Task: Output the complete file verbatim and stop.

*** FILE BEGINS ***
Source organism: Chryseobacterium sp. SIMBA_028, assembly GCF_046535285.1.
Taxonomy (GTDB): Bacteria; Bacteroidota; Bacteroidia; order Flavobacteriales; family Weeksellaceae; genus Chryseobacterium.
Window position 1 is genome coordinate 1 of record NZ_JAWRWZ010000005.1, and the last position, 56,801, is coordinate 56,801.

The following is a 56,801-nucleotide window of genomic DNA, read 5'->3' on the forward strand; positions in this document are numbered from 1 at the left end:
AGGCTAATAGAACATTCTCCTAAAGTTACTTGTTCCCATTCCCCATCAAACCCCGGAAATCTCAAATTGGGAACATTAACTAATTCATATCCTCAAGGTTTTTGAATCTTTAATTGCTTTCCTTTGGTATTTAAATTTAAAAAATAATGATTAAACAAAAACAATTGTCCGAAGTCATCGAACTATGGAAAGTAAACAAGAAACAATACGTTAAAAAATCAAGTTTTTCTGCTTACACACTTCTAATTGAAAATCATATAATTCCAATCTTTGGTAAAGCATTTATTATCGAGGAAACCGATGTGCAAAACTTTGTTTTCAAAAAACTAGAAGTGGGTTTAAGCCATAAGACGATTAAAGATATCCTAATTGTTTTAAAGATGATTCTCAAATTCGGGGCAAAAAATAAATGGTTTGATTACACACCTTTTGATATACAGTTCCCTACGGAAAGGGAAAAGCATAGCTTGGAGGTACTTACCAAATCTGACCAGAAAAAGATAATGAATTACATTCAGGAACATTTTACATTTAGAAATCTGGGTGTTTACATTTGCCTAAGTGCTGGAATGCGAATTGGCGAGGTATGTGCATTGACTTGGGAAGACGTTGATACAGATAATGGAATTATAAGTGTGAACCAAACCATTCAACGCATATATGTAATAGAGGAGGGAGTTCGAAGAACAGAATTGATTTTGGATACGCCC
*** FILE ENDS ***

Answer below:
Source organism: Chryseobacterium sp. SIMBA_028, assembly GCF_046535285.1.
Taxonomy (GTDB): Bacteria; Bacteroidota; Bacteroidia; order Flavobacteriales; family Weeksellaceae; genus Chryseobacterium.
Window position 1 is genome coordinate 1 of record NZ_JAWRWZ010000005.1, and the last position, 56,801, is coordinate 56,801.

The following is a 56,801-nucleotide window of genomic DNA, read 5'->3' on the forward strand; positions in this document are numbered from 1 at the left end:
AGGCTAATAGAACATTCTCCTAAAGTTACTTGTTCCCATTCCCCATCAAACCCCGGAAATCTCAAATTGGGAACATTAACTAATTCATATCCTCAAGGTTTTTGAATCTTTAATTGCTTTCCTTTGGTATTTAAATTTAAAAAATAATGATTAAACAAAAACAATTGTCCGAAGTCATCGAACTATGGAAAGTAAACAAGAAACAATACGTTAAAAAATCAAGTTTTTCTGCTTACACACTTCTAATTGAAAATCATATAATTCCAATCTTTGGTAAAGCATTTATTATCGAGGAAACCGATGTGCAAAACTTTGTTTTCAAAAAACTAGAAGTGGGTTTAAGCCATAAGACGATTAAAGATATCCTAATTGTTTTAAAGATGATTCTCAAATTCGGGGCAAAAAATAAATGGTTTGATTACACACCTTTTGATATACAGTTCCCTACGGAAAGGGAAAAGCATAGCTTGGAGGTACTTACCAAATCTGACCAGAAAAAGATAATGAATTACATTCAGGAACATTTTACATTTAGAAATCTGGGTGTTTACATTTGCCTAAGTGCTGGAATGCGAATTGGCGAGGTATGTGCATTGACTTGGGAAGACGTTGATACAGATAATGGAATTATAAGTGTGAACCAAACCATTCAACGCATATATGTAATAGAGGAGGGAGTTCGAAGAACAGAATTGATTTTGGATACGCCC